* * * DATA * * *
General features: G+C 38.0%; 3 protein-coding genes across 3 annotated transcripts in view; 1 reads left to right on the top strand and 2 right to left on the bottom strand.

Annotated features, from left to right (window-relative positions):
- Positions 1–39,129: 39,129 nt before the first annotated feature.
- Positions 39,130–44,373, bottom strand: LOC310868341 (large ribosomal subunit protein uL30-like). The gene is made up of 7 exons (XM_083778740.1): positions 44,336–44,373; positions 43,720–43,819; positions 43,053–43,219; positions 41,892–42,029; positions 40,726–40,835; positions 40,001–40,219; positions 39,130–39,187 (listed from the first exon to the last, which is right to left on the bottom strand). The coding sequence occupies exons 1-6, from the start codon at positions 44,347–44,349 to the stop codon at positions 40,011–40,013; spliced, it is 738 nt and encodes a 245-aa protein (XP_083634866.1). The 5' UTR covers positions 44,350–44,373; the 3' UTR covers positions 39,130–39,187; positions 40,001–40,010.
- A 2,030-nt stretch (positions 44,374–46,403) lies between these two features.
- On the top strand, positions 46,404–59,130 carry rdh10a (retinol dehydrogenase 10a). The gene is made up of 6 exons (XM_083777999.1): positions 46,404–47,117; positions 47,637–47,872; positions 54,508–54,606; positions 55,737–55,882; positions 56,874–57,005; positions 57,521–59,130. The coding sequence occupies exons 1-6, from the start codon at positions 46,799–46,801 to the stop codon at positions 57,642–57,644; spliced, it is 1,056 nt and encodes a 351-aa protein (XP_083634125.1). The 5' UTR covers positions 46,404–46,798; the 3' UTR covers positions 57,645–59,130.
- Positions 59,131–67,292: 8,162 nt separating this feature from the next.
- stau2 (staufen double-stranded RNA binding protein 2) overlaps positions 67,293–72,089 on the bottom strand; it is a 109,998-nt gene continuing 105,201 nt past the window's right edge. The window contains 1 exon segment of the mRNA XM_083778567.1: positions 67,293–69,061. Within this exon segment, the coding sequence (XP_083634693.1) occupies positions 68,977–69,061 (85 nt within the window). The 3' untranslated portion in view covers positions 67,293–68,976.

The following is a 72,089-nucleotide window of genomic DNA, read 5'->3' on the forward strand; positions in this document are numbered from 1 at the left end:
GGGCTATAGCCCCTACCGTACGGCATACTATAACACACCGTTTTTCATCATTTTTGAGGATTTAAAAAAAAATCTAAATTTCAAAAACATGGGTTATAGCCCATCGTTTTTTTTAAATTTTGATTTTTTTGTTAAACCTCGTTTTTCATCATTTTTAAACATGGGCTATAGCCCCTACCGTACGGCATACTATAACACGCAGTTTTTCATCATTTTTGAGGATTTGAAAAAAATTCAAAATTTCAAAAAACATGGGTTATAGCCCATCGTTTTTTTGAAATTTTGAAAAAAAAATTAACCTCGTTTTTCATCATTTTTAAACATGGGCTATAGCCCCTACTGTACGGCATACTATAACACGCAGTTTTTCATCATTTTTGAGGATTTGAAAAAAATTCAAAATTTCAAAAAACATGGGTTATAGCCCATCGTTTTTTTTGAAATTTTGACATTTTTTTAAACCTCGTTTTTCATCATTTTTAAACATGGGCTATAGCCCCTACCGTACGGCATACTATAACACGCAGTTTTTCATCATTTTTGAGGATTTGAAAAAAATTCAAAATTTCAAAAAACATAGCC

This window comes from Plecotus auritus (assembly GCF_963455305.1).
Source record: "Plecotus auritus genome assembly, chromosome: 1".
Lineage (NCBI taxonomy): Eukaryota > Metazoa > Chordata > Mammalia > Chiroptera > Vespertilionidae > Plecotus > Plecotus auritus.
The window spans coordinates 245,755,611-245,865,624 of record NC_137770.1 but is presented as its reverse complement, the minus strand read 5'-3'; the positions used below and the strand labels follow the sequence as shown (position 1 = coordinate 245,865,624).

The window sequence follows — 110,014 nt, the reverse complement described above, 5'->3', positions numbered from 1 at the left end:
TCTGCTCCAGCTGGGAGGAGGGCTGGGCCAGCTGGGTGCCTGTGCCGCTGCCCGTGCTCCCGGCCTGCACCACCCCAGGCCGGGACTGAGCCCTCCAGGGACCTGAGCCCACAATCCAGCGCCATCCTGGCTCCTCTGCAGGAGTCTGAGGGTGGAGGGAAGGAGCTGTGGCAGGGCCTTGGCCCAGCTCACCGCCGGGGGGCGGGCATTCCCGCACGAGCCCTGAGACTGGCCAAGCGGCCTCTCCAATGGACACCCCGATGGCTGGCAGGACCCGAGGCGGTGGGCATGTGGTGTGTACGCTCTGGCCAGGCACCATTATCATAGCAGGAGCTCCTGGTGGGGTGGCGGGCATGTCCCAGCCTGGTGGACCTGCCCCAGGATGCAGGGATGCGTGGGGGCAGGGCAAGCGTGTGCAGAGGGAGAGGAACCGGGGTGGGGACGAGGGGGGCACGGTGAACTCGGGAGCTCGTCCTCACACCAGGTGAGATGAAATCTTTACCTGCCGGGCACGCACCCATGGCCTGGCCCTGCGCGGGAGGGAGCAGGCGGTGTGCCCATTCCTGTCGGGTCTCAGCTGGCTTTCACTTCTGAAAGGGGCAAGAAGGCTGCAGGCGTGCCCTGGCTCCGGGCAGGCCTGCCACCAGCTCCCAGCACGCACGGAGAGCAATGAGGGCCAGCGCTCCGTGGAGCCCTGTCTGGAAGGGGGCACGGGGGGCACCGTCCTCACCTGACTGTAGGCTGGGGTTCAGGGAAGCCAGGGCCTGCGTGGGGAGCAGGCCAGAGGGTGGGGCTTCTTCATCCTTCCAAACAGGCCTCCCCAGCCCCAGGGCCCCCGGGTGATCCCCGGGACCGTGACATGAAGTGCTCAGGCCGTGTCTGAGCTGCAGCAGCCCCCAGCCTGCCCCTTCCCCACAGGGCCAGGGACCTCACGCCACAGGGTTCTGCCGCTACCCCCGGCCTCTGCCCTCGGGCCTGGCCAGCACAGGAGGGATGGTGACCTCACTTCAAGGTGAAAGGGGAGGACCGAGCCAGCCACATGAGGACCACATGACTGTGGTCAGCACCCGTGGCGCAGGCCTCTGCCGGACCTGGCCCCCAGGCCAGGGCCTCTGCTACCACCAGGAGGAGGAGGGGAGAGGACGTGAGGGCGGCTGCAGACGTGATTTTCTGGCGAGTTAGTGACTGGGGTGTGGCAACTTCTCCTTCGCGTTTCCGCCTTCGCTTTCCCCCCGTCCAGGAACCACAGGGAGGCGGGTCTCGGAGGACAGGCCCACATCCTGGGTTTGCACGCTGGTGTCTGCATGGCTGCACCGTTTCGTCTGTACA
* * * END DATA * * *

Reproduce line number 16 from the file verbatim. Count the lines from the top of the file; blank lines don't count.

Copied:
TCTGCTCCAGCTGGGAGGAGGGCTGGGCCAGCTGGGTGCCTGTGCCGCTGCCCGTGCTCCCGGCCTGCACCACCCCAGGCCGGGACTGAGCCCTCCAGGGACCTGAGCCCACAATCCAGCGCCATCCTGGCTCCTCTGCAGGAGTCTGAGGGTGGAGGGAAGGAGCTGTGGCAGGGCCTTGGCCCAGCTCACCGCCGGGGGGCGGGCATTCCCGCACGAGCCCTGAGACTGGCCAAGCGGCCTCTCCAATGGACACCCCGATGGCTGGCAGGACCCGAGGCGGTGGGCATGTGGTGTGTACGCTCTGGCCAGGCACCATTATCATAGCAGGAGCTCCTGGTGGGGTGGCGGGCATGTCCCAGCCTGGTGGACCTGCCCCAGGATGCAGGGATGCGTGGGGGCAGGGCAAGCGTGTGCAGAGGGAGAGGAACCGGGGTGGGGACGAGGGGGGCACGGTGAACTCGGGAGCTCGTCCTCACACCAGGTGAGATGAAATCTTTACCTGCCGGGCACGCACCCATGGCCTGGCCCTGCGCGGGAGGGAGCAGGCGGTGTGCCCATTCCTGTCGGGTCTCAGCTGGCTTTCACTTCTGAAAGGGGCAAGAAGGCTGCAGGCGTGCCCTGGCTCCGGGCAGGCCTGCCACCAGCTCCCAGCACGCACGGAGAGCAATGAGGGCCAGCGCTCCGTGGAGCCCTGTCTGGAAGGGGGCACGGGGGGCACCGTCCTCACCTGACTGTAGGCTGGGGTTCAGGGAAGCCAGGGCCTGCGTGGGGAGCAGGCCAGAGGGTGGGGCTTCTTCATCCTTCCAAACAGGCCTCCCCAGCCCCAGGGCCCCCGGGTGATCCCCGGGACCGTGACATGAAGTGCTCAGGCCGTGTCTGAGCTGCAGCAGCCCCCAGCCTGCCCCTTCCCCACAGGGCCAGGGACCTCACGCCACAGGGTTCTGCCGCTACCCCCGGCCTCTGCCCTCGGGCCTGGCCAGCACAGGAGGGATGGTGACCTCACTTCAAGGTGAAAGGGGAGGACCGAGCCAGCCACATGAGGACCACATGACTGTGGTCAGCACCCGTGGCGCAGGCCTCTGCCGGACCTGGCCCCCAGGCCAGGGCCTCTGCTACCACCAGGAGGAGGAGGGGAGAGGACGTGAGGGCGGCTGCAGACGTGATTTTCTGGCGAGTTAGTGACTGGGGTGTGGCAACTTCTCCTTCGCGTTTCCGCCTTCGCTTTCCCCCCGTCCAGGAACCACAGGGAGGCGGGTCTCGGAGGACAGGCCCACATCCTGGGTTTGCACGCTGGTGTCTGCATGGCTGCACCGTTTCGTCTGTACA